Greenham Women Are Everywhere
Women stayed at the peace camp day in and day out—through cold wet winters, daily evictions, harassment from self-styled vigilantes, and zapping. Many people supported the camp with letters, money, meals, firewood, warm clothes, Gortex sleeping bags, and legal help.
Greenham support groups formed in towns and cities across the country. Women did hundreds of local actions on May 24th 1983, International Women’s Day for Disarmament, linking a range of issues: the high cost of military spending (including Britain’s own nuclear weapons), cuts in the health service, cuts in services for children, elderly people, and those with disabilities, the stockpiling of food across Europe to keep prices high while many low-income families went hungry, and many more.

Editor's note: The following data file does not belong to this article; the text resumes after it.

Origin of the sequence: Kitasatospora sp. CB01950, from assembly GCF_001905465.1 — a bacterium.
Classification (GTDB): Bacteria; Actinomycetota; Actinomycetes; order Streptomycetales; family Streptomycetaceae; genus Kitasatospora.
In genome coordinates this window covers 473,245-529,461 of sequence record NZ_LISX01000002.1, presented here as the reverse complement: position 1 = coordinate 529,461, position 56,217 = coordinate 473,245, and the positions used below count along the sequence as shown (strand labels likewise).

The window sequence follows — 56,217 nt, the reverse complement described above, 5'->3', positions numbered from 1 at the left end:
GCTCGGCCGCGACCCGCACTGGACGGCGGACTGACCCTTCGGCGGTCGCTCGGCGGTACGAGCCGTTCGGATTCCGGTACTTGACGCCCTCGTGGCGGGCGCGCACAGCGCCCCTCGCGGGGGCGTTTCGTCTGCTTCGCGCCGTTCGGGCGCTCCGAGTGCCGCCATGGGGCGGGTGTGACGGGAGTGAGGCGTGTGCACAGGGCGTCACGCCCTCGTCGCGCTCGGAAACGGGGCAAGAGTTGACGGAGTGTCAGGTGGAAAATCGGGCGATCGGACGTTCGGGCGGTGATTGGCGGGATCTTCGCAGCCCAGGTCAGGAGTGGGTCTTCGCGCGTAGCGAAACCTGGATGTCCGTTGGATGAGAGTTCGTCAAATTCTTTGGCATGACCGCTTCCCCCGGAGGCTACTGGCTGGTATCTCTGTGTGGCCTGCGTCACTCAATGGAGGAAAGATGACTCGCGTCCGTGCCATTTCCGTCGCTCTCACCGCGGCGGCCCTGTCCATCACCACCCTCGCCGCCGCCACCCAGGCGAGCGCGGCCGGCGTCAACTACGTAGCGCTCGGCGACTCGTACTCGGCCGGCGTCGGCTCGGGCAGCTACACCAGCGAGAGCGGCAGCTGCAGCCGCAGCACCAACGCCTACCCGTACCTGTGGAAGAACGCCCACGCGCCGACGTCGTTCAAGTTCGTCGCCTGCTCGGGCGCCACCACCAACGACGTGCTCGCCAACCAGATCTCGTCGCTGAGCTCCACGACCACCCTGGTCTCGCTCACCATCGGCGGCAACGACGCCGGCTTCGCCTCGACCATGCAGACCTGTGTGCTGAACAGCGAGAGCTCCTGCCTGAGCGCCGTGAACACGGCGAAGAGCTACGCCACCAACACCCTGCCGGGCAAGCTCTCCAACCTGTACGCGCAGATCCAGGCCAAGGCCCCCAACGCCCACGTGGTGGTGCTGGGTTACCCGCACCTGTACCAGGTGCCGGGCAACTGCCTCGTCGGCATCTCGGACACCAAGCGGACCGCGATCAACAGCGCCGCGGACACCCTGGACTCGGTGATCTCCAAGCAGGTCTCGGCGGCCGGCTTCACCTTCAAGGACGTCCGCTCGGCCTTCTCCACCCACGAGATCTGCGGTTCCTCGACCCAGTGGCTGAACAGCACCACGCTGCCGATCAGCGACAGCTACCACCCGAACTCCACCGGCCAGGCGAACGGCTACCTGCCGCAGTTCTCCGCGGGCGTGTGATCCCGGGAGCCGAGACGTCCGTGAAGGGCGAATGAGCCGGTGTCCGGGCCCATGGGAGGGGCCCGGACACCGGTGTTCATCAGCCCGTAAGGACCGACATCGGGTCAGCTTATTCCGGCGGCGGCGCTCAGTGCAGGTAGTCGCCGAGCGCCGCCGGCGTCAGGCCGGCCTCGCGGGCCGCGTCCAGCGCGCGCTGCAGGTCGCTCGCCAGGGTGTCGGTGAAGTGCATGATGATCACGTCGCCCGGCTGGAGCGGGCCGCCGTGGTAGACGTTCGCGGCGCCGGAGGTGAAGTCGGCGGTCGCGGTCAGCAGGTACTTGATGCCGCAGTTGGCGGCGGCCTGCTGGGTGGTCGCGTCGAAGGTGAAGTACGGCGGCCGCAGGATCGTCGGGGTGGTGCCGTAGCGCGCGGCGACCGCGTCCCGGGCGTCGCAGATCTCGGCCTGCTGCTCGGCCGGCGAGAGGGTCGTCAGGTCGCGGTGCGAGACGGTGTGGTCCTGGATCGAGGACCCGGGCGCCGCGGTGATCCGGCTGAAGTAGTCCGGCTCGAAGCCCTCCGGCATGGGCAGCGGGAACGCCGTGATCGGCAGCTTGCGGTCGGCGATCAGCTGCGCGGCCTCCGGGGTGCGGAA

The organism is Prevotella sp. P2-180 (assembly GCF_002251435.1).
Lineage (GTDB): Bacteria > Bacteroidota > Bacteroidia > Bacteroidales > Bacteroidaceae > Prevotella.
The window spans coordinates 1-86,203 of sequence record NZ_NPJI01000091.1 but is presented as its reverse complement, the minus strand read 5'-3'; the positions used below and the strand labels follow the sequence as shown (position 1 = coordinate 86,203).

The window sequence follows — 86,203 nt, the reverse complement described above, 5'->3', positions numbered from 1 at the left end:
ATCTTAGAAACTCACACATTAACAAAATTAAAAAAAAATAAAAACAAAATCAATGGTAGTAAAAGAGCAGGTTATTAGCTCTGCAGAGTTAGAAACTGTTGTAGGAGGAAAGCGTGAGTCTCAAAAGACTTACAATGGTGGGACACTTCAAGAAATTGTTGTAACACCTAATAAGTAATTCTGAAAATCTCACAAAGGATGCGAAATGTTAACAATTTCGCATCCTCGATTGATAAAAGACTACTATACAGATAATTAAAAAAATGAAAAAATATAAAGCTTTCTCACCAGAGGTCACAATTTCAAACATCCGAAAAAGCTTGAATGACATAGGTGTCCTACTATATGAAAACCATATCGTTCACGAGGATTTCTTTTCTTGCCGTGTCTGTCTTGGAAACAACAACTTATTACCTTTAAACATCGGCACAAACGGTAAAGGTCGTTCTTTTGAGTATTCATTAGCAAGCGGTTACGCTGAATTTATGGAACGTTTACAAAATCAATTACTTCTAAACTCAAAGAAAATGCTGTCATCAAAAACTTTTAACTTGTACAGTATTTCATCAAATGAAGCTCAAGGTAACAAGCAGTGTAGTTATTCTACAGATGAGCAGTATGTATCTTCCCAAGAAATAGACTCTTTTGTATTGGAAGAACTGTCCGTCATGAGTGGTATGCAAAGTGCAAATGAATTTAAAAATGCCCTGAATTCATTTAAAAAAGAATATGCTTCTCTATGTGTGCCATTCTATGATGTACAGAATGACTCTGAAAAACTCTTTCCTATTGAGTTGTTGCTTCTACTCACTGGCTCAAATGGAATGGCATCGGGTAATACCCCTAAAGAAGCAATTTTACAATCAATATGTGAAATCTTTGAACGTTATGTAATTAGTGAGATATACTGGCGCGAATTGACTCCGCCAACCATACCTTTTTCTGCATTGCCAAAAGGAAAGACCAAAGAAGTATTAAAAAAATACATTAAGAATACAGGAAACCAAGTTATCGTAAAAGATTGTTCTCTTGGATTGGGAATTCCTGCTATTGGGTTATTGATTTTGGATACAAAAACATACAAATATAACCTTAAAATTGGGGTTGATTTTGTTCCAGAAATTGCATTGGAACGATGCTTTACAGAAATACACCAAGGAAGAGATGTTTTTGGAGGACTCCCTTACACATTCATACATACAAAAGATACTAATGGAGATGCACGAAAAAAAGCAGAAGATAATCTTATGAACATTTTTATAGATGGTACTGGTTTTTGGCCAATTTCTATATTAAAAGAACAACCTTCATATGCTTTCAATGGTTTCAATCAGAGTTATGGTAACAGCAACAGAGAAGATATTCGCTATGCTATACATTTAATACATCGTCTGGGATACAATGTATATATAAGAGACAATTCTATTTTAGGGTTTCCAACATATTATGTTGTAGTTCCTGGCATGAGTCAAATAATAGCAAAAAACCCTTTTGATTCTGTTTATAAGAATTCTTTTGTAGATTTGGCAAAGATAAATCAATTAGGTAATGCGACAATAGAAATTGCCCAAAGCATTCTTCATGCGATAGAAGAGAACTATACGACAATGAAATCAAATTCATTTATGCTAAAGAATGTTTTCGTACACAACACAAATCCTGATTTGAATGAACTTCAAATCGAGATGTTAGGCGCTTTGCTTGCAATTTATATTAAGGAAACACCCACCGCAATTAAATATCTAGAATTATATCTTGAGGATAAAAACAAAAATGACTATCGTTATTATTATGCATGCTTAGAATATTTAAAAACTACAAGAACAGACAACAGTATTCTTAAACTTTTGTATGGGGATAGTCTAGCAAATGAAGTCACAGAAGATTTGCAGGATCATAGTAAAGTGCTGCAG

Media reports caricatured Greenham women as “leftie lesbians,” “gullible housewives,” or “dupes of Moscow.” Reporters described conditions at the peace camp at length—no running water, no electricity, no bathrooms—rather than explaining why women chose to live like that. Nevertheless, Parliament was forced to debate the issue of siting cruise missiles at Greenham Common, and Greenham became a household name as women kept up a dogged campaign of direct action and public education.
Greenham inspired other peace camps in Britain, and in Australia, Germany, the Netherlands, Sicily, and the USA. Visitors came from all over the world. Pacific-island women spoke about their experiences of atomic bomb tests conducted by Britain and the United States, and pushed Greenham women to take a broader anti-racist, anti-colonial stance.
Cultures of Resistance